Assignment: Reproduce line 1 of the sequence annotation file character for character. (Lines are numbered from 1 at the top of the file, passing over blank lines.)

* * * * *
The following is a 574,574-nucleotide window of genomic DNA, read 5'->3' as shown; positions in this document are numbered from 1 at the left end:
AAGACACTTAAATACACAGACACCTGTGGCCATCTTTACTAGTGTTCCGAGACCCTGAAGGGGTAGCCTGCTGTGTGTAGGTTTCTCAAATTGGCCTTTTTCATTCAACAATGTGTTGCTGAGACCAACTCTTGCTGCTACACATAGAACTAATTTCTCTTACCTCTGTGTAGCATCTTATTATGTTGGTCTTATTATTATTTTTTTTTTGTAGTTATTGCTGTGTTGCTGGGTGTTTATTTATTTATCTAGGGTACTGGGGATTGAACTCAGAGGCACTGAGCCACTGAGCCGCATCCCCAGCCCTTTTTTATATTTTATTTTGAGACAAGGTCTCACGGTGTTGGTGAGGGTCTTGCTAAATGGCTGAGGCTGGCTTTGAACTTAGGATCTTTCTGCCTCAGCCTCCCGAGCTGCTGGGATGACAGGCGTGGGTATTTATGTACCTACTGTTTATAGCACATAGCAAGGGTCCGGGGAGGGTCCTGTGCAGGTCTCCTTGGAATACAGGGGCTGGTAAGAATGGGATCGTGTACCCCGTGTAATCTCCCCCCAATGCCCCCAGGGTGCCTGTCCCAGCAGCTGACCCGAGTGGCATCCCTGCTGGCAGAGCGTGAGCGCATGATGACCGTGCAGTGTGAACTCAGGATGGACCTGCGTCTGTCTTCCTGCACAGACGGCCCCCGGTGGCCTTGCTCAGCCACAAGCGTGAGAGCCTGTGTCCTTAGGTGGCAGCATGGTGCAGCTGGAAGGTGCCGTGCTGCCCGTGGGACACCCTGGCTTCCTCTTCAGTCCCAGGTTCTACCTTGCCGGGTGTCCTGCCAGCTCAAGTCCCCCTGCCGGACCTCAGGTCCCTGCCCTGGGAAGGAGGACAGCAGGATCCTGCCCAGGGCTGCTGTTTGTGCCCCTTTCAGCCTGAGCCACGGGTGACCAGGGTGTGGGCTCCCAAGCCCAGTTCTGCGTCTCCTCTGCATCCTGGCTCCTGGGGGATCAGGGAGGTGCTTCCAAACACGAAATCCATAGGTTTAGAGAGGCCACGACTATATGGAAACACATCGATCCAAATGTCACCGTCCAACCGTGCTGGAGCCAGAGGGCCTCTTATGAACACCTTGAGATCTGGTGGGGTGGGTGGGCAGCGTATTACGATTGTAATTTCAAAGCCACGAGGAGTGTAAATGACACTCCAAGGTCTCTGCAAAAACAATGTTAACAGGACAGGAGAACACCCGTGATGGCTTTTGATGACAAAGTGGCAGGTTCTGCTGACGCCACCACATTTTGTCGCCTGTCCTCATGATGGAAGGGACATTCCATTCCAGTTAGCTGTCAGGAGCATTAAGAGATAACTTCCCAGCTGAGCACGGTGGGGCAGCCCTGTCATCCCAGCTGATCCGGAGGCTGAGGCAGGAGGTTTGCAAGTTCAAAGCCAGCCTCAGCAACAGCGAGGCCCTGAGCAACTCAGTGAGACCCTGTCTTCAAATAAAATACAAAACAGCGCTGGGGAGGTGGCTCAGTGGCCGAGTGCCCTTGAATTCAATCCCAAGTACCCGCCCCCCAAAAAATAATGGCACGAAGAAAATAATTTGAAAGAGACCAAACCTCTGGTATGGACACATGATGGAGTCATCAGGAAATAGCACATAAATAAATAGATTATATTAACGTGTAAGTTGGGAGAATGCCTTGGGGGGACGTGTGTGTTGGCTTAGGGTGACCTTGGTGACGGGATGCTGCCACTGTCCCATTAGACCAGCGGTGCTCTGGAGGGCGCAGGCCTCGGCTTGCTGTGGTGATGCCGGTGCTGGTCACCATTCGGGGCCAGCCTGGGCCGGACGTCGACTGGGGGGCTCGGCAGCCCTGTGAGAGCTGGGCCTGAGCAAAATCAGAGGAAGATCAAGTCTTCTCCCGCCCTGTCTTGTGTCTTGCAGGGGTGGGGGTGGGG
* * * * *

The following is a 574,574-nucleotide window of genomic DNA, read 5'->3' as shown; positions in this document are numbered from 1 at the left end: